Spain Is Not Up For Any Rally


There was definitely no year-end stock exchange rally and the Spanish bourse was the worst performer in Europe in 2015. It lost 7.1% as a result of many different factors, but particularly political uncertainty and the economic situation in Brazil, where Spanish companies’ exposure is not insignificant.

With a certain degree of cynicism, stock market analysts indicated that if anyone was unhappy with this situation, then it’s because they wanted to be. And so some of them were quite satisfied, taking the view that it was better to start off 2016 from ground level, which makes the markets look more attractive.

On the economic front, the Bank of Spain published its GDP growth estimate for the fourth quarter – up 0.8% quarter-on-quarter, in line with the previous three months – and raised its growth forecast for the full-year 2015 to 3.2% from 3.1%.  In the stock market’s 2015 performance we have witnessed  a phenomenon similar to that found in Spanish society, which is very well known and negatively evaluated by analysts: ie volatility. In the stock market, this is measured by using the code VIX.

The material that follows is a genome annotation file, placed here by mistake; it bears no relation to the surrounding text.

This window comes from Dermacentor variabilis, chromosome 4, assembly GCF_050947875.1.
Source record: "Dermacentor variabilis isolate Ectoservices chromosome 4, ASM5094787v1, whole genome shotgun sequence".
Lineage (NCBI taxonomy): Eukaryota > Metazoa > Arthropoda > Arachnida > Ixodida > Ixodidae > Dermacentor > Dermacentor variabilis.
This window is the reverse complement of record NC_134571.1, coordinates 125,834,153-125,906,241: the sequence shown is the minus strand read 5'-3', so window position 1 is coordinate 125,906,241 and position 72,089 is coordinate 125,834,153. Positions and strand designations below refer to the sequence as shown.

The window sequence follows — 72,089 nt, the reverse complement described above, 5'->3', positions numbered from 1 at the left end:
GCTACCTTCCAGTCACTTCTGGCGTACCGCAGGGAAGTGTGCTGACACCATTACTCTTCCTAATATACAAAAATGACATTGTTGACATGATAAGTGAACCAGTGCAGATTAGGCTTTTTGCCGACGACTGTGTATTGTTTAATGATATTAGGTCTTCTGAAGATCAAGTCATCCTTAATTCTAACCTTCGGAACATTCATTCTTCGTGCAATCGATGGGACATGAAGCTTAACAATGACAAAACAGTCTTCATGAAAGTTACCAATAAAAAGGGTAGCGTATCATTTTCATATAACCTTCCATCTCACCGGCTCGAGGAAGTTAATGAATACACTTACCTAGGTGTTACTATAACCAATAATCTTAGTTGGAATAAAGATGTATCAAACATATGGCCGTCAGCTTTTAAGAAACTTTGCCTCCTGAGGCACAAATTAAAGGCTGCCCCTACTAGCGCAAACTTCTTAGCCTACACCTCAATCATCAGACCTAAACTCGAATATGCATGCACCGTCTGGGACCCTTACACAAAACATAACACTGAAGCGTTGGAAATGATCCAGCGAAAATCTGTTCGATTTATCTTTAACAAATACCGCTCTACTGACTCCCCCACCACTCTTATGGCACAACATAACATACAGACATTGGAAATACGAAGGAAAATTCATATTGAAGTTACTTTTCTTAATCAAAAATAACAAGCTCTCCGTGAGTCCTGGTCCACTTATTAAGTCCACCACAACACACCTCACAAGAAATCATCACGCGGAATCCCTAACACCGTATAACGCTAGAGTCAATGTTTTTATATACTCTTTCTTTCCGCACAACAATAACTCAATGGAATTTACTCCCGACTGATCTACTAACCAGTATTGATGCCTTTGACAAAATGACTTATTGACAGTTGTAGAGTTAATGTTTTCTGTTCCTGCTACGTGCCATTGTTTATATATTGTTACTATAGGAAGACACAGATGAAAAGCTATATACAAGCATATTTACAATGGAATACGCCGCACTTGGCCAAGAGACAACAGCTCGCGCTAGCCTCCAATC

Spanish society demonstrated a large degree of volatility in the December 20 elections, fuelling elements of uncertainty and instability in the international markets. And influential Anglo Saxon newspapers have taken it upon themselves to remind us of this. Their view of the situation – particularly in light of Podemos’ strong presence on the scene – is that there are some extremely negative and toxic elements with regard to regulated sectors. These could affect the risk premium and the risk-free rate etc, with the consequence negative impact on companies’ WACC and valuations.






About the Author

Carlos Díaz Guell
Editor at and, Carlos began his career in financial journalism as founding member of El País. He's been communications director of Bank of Spain, member of the ECC at the European Central Bank, Institutional Relations director at Iberia and editor at La Economía 16 magazine.